India urges members of groupings such as TTP and TTIP not to set standards beyond the realm of trade
India is concerned about the outcome of the negotiations of the regional trade agreements such as the Trans-Pacific Partnership (TPP) and Transatlantic Trade and Investment Partnership (TTIP) that it is not part of and urged members of such groupings not to set standards beyond the realm of trade.
“Such agreements will have huge implications on us. From an Indian perspective, we would hope that the result would not be states accepting restrictions through trade instrumentality which they otherwise would not be willing to accept in the relevant forum or relevant discipline. In other words, trade should not be an arena for settlement of debates on other issues which are not strictly related to trade,” said Sujata Mehta, secretary (economic relations) in the ministry of external affairs (MEA).
TPP is a proposed trade agreement under negotiation among 12 countries—Australia, Brunei, Chile, Canada, Japan, Malaysia, Mexico, New Zealand, Peru, Singapore, the US and Vietnam. TTIP is a trade and investment agreement under negotiation between the European Union and the US. India is currently only part of the negotiations of Regional Comprehensive Economic Partnership (RCEP) trade agreement. RCEP is a regional trade agreement among the Association of South East Asian Nations and its six trade partners—India, Japan, China, South Korea, Australia and New Zealand.
Speaking at an event jointly organized by the industry lobby group Federation of Indian Chamber of Commerce and Industry and Cuts International, Mehta said that though the negotiation text of both these agreements is confidential, the agreement will certainly go beyond World Trade Organization (WTO) standards and protection measures for intellectual property, environmental and labour.
“They may endanger food safety, they may curb access to medicines by putting constraints on the pharmaceutical sector and eventually may have an impact on sovereign issues. The net outcome will be blurring the local, domestic, regional and global,” she added.
Mehta said the mega-regional trade agreements are expected to allow foreign investors to have their grievances against governments arbitrated by dispute-specific panels under the investor-state dispute settlement (ISDS) mechanism clause. “What impact it would have ISDS provision on other investment promotion agreements is a matter of grey area,” she added.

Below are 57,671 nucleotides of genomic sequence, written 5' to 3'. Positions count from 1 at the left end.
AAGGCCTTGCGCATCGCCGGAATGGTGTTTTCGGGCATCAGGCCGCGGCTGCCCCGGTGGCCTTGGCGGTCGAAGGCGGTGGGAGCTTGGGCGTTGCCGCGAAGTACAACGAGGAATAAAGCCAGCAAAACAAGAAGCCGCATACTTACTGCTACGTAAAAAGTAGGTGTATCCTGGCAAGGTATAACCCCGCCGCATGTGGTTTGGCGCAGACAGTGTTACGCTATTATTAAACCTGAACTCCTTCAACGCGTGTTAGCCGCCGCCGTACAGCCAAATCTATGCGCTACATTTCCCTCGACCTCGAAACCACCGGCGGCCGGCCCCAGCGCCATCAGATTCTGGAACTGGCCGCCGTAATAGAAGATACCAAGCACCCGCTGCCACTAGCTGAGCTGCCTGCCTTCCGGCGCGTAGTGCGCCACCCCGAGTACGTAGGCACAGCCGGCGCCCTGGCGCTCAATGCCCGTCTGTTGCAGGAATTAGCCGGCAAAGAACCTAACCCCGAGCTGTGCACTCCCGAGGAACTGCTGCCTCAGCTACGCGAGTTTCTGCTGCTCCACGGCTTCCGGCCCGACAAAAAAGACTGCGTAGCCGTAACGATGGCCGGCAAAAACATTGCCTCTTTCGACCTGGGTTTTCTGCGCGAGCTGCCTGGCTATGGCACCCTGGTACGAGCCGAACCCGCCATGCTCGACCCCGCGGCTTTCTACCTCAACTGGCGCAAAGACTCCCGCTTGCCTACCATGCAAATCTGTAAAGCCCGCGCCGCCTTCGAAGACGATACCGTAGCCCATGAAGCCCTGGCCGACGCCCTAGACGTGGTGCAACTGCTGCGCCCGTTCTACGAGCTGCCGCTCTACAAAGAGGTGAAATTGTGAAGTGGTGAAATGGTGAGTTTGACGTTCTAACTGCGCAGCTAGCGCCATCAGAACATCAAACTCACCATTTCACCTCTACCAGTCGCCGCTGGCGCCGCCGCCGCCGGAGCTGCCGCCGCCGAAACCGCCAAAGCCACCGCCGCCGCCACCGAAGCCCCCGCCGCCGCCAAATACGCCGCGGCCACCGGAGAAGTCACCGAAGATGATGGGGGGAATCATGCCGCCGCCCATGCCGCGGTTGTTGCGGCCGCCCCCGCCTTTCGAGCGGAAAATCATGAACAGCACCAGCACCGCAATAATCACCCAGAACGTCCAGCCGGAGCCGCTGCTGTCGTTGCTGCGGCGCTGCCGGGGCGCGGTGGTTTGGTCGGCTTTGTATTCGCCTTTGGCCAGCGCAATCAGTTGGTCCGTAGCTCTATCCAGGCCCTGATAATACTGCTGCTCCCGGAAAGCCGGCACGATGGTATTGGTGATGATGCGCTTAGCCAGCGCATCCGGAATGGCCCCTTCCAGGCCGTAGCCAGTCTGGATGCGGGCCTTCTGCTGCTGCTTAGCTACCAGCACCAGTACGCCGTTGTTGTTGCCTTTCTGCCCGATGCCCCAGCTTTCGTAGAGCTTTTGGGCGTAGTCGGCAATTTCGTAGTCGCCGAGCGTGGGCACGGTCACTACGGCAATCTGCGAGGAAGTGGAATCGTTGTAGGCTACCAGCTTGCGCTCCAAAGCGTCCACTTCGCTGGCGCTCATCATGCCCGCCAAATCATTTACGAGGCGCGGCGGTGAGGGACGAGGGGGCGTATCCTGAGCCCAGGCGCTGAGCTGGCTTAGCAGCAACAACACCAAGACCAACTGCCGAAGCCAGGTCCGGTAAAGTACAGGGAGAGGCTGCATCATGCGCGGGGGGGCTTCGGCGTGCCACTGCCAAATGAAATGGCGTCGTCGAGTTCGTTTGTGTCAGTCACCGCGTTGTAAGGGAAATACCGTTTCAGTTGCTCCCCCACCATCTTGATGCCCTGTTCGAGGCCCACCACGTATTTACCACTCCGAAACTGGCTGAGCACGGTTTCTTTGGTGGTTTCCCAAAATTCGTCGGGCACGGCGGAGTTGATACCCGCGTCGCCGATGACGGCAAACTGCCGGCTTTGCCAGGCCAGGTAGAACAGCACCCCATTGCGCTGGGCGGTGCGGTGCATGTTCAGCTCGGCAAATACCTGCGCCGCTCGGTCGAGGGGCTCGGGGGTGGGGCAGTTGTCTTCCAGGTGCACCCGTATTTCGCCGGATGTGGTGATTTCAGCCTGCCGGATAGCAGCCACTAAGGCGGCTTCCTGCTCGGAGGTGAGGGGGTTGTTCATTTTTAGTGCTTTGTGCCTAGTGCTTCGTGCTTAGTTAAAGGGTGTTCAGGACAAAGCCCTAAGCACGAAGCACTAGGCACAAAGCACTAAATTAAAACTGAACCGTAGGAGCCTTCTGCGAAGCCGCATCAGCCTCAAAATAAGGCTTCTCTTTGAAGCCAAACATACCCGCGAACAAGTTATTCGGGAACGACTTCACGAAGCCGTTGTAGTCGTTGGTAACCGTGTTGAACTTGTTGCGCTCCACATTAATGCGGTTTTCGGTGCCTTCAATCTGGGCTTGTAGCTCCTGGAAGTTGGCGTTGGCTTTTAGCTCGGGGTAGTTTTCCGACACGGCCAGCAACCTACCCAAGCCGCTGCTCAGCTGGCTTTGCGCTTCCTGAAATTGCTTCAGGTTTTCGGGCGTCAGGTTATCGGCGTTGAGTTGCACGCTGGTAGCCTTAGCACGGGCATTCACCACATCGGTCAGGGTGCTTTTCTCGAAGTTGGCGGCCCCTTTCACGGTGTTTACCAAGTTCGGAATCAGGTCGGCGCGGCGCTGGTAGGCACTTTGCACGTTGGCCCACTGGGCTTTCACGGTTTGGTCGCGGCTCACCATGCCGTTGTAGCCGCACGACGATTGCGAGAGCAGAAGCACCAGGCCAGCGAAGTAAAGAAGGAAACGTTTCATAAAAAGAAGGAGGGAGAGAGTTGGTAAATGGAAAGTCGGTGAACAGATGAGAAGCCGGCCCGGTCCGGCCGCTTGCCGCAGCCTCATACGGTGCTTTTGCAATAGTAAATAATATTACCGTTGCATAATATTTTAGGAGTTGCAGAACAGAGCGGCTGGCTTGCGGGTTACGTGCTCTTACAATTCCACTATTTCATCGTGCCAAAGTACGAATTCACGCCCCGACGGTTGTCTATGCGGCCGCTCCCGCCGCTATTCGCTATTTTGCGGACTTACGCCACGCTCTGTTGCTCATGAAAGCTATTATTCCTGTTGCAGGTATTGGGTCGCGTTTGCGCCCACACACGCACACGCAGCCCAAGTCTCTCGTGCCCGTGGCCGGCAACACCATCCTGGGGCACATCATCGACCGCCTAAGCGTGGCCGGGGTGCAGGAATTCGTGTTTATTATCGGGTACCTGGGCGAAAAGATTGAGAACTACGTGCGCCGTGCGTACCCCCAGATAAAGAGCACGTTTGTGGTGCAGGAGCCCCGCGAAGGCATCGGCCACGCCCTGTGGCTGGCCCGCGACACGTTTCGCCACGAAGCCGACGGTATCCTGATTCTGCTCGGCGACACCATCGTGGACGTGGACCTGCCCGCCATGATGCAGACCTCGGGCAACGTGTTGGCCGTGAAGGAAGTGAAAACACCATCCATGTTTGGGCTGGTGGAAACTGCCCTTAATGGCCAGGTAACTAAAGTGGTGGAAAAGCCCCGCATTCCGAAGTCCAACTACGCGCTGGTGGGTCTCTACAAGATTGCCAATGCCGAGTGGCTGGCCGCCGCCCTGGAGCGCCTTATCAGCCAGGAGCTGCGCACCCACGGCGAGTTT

India is currently undertaking a consultation process to bring out a model bilateral investment partnership agreement under which it proposes to force the foreign investors to first exhaust all administrative and judicial procedures within the country before dragging the government to arbitration in case of a dispute.
Mehta said almost certainly the new norms that will evolve from the discussions of TTP and TTIP would be discussed in the WTO and would serve as a template for future multilateral trade negotiations. “It is almost certain that the TTP and TTIP deals would throw a new paradigm of standards. In practical terms, it would be imperative for the Indian industry to upgrade quality standards to respond to the challenges at the time they come about. If we don’t rise to meet those upgraded standards, we may run the risk of having certain exclusion coming to Indian trade,” she cautioned.
The commerce ministry in its five-yearly (2015-20) foreign trade policy released earlier this month said the new features of the global trading landscape such as mega-regional agreements will profoundly affect India’s trade. “They go well beyond trade in goods and services into areas such as investment, competition (including state-owned enterprises), intellectual property, labour, environment, government procurement, transparency, regulatory coherence and dispute settlement,” it said.
Sunil Mitra, a former revenue secretary and advisor, IPE Global Pvt. Ltd, said India needs to urgently look at how it would align with the process that would take place with the execution of TPP and must devise and be ready with its strategic plan in case of trade diversion, which was a most likely occurrence. “The government must also understand the requirements that would arise with TPP in force and work towards setting a regulatory policy framework to complement the new reality,” he added.
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